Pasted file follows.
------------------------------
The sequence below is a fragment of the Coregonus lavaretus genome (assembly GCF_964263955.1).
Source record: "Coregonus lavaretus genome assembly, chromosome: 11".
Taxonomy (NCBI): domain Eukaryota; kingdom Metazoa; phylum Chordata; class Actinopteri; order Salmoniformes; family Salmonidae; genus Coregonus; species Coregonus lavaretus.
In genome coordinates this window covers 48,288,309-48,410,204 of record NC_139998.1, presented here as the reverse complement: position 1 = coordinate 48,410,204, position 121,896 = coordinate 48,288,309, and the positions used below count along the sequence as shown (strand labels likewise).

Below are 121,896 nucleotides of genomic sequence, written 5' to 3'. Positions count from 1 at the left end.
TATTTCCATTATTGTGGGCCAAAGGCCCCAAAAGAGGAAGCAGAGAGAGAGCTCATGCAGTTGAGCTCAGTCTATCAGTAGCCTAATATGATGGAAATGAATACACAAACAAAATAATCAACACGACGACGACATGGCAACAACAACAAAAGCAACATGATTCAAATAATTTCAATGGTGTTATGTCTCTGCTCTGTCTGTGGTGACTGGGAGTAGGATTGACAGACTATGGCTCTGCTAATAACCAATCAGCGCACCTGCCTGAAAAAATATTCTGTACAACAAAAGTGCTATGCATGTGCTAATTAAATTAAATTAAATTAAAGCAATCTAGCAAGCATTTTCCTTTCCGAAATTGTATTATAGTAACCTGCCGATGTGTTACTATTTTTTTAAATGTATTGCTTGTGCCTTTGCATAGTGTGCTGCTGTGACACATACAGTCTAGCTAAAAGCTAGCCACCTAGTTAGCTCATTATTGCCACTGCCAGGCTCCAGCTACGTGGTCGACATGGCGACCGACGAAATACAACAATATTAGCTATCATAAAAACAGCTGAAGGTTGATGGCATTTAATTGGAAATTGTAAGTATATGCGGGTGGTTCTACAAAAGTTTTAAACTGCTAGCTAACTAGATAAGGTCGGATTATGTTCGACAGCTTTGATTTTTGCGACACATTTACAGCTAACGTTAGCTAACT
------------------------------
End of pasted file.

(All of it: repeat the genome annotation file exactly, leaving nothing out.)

The sequence below is a fragment of the Coregonus lavaretus genome (assembly GCF_964263955.1).
Source record: "Coregonus lavaretus genome assembly, chromosome: 11".
Taxonomy (NCBI): domain Eukaryota; kingdom Metazoa; phylum Chordata; class Actinopteri; order Salmoniformes; family Salmonidae; genus Coregonus; species Coregonus lavaretus.
In genome coordinates this window covers 48,288,309-48,410,204 of record NC_139998.1, presented here as the reverse complement: position 1 = coordinate 48,410,204, position 121,896 = coordinate 48,288,309, and the positions used below count along the sequence as shown (strand labels likewise).

Below are 121,896 nucleotides of genomic sequence, written 5' to 3'. Positions count from 1 at the left end.
TATTTCCATTATTGTGGGCCAAAGGCCCCAAAAGAGGAAGCAGAGAGAGAGCTCATGCAGTTGAGCTCAGTCTATCAGTAGCCTAATATGATGGAAATGAATACACAAACAAAATAATCAACACGACGACGACATGGCAACAACAACAAAAGCAACATGATTCAAATAATTTCAATGGTGTTATGTCTCTGCTCTGTCTGTGGTGACTGGGAGTAGGATTGACAGACTATGGCTCTGCTAATAACCAATCAGCGCACCTGCCTGAAAAAATATTCTGTACAACAAAAGTGCTATGCATGTGCTAATTAAATTAAATTAAATTAAAGCAATCTAGCAAGCATTTTCCTTTCCGAAATTGTATTATAGTAACCTGCCGATGTGTTACTATTTTTTTAAATGTATTGCTTGTGCCTTTGCATAGTGTGCTGCTGTGACACATACAGTCTAGCTAAAAGCTAGCCACCTAGTTAGCTCATTATTGCCACTGCCAGGCTCCAGCTACGTGGTCGACATGGCGACCGACGAAATACAACAATATTAGCTATCATAAAAACAGCTGAAGGTTGATGGCATTTAATTGGAAATTGTAAGTATATGCGGGTGGTTCTACAAAAGTTTTAAACTGCTAGCTAACTAGATAAGGTCGGATTATGTTCGACAGCTTTGATTTTTGCGACACATTTACAGCTAACGTTAGCTAACT